18. Crisis in Little Rock (cont’d) • When the troops were withdrawn, a riot erupted, forcing President Eisenhower to send in more troops to integrate the school. • The Little Rock schools were closed completely the next year to prevent what Faubus called “violence and disorder.”

  19. Four African American students walk swiftly past barricaded sidewalks

  20. Crisis in Little Rock (cont'd) • Four African American students walk past barricades to enter Central High School, 1957 • How did compelling visual images help turn the civil rights movement from a regional struggle to a national one?

  21. Visualizing Civil Rights

  22. Visualizing Civil Rights

  23. No Easy Road to Freedom 1957–62

  24. The second day of the sit-in at the Greensboro, North Carolina, Woolworth lunch counter

  25. No Easy Road to Freedom, 1957-62 • Brown opened the door to the use of federal courts to push for civil rights, but reluctant federal and state government support weakened the strategy and black communities realized they would have to help themselves.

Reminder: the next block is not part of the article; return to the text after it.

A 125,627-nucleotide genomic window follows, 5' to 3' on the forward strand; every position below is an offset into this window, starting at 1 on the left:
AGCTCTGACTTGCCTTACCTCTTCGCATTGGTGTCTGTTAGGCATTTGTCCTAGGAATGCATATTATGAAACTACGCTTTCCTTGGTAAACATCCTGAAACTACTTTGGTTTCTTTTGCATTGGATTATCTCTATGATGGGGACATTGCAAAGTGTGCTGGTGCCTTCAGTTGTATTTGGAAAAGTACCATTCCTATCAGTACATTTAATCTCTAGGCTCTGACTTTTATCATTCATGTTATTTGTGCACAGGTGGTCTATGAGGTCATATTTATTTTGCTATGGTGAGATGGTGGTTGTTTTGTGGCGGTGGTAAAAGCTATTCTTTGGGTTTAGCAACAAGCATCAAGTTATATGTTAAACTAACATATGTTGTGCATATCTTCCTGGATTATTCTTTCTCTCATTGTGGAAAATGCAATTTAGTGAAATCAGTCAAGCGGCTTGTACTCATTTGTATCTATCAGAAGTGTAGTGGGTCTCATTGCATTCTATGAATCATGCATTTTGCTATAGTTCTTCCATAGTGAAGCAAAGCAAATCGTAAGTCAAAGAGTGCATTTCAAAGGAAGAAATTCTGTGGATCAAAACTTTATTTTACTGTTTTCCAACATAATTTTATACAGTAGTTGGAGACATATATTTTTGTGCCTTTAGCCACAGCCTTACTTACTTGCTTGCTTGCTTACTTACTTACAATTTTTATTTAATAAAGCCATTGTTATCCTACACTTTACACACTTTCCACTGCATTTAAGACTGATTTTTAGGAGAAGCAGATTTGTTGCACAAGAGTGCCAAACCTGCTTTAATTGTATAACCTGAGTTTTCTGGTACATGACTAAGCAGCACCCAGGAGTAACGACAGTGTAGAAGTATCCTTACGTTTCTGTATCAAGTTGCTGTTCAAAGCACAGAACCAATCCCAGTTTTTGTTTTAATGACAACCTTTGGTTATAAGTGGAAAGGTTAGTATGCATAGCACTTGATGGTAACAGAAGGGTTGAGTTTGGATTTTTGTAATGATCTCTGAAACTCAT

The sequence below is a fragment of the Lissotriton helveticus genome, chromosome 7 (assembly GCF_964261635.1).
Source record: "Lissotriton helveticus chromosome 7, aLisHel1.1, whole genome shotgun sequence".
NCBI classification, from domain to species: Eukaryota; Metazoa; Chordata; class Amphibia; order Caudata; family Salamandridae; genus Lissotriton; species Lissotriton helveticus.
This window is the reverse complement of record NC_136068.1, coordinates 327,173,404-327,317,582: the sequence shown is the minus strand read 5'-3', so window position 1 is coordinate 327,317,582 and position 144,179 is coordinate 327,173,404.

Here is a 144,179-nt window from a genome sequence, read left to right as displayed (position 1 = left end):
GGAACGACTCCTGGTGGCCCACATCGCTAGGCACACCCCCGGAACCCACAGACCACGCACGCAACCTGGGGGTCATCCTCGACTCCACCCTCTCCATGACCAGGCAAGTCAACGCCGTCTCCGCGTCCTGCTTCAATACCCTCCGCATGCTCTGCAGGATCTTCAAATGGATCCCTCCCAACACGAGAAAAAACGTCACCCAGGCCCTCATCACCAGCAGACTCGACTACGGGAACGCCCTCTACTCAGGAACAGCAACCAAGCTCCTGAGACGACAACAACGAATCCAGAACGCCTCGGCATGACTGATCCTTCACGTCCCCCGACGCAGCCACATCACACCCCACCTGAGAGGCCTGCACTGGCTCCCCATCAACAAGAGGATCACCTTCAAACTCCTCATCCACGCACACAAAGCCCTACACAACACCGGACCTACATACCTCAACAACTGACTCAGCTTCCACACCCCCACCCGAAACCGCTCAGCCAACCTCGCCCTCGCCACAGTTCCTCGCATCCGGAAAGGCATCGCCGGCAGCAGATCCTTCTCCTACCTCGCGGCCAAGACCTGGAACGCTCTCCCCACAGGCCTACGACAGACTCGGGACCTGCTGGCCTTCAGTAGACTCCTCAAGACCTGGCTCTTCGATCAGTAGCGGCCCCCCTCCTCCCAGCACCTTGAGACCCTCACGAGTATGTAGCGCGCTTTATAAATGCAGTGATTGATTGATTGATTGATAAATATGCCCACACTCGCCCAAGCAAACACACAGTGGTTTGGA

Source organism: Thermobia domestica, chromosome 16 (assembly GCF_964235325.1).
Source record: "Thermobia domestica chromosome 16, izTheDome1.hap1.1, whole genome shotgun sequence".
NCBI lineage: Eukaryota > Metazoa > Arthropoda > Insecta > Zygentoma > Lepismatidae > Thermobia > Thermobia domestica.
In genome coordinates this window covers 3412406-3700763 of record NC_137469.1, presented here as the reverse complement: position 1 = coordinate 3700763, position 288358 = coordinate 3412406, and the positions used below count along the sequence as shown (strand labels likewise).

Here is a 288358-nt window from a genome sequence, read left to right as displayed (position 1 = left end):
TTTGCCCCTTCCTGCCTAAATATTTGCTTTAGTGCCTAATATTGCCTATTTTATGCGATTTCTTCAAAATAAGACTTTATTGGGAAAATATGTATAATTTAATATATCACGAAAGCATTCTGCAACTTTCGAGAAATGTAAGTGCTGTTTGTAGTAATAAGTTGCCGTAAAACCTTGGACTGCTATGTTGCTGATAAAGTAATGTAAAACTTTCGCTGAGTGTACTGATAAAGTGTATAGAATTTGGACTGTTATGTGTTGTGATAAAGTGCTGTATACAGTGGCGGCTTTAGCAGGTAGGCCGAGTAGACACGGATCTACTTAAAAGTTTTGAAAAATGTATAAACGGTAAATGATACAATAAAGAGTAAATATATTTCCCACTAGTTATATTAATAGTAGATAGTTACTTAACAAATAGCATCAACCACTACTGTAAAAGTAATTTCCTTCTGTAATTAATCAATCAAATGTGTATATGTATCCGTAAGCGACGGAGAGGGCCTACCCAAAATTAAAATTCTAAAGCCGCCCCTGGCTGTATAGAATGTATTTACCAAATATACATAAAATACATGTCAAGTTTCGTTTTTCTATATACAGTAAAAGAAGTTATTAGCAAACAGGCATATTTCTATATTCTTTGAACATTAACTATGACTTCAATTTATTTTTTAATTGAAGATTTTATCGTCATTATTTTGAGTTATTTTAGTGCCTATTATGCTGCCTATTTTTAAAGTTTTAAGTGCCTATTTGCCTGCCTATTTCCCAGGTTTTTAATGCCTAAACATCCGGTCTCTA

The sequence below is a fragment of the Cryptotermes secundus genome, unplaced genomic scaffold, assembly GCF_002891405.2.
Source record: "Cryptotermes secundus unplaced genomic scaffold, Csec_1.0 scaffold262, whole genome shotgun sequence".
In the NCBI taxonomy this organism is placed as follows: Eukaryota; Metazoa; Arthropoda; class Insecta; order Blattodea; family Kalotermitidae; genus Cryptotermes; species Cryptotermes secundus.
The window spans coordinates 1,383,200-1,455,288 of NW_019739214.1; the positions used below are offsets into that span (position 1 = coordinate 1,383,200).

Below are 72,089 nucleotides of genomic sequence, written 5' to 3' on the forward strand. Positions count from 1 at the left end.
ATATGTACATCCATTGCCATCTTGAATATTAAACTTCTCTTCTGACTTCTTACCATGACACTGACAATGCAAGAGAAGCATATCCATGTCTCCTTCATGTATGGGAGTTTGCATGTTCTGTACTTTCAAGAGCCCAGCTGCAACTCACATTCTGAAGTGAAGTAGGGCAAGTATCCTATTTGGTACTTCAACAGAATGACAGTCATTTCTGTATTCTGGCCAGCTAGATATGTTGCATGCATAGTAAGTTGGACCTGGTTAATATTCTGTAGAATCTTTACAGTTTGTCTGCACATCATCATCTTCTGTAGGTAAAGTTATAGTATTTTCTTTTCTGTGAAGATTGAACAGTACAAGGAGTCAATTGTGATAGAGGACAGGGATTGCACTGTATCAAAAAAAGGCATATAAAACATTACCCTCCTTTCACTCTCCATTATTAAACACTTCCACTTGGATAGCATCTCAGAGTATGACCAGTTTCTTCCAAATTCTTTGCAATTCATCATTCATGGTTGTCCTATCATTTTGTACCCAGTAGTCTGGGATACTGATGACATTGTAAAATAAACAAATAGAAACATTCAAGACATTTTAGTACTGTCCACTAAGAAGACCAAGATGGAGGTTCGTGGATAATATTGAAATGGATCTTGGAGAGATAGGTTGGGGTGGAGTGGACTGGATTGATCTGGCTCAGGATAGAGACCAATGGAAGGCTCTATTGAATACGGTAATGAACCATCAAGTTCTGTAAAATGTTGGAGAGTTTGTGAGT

26. Martin Luther King and the SCLC • Martin Luther King, Jr. emerged from the bus boycott as a prominent national figure. A well-educated son of a Baptist minister, King taught his followers nonviolent resistance, modeled after the tactics of Mohandas Gandhi. • The civil rights movement was deeply rooted in the traditions of the African-American church.

  27. King and the SCLC • King founded the Southern Christian Leadership Conference to promote nonviolent direct action to challenge segregation. • King believed that playing southern racists off against moderates could promote change.

  28. Sit-Ins: Greensboro, Nashville, Atlanta • African-American college students, first in Greensboro, North Carolina, began sitting in at segregated lunch counters. • Nonviolent sit-ins were: • widely supported by the African-American community, • accompanied by community-wide boycotts of businesses that would not integrate.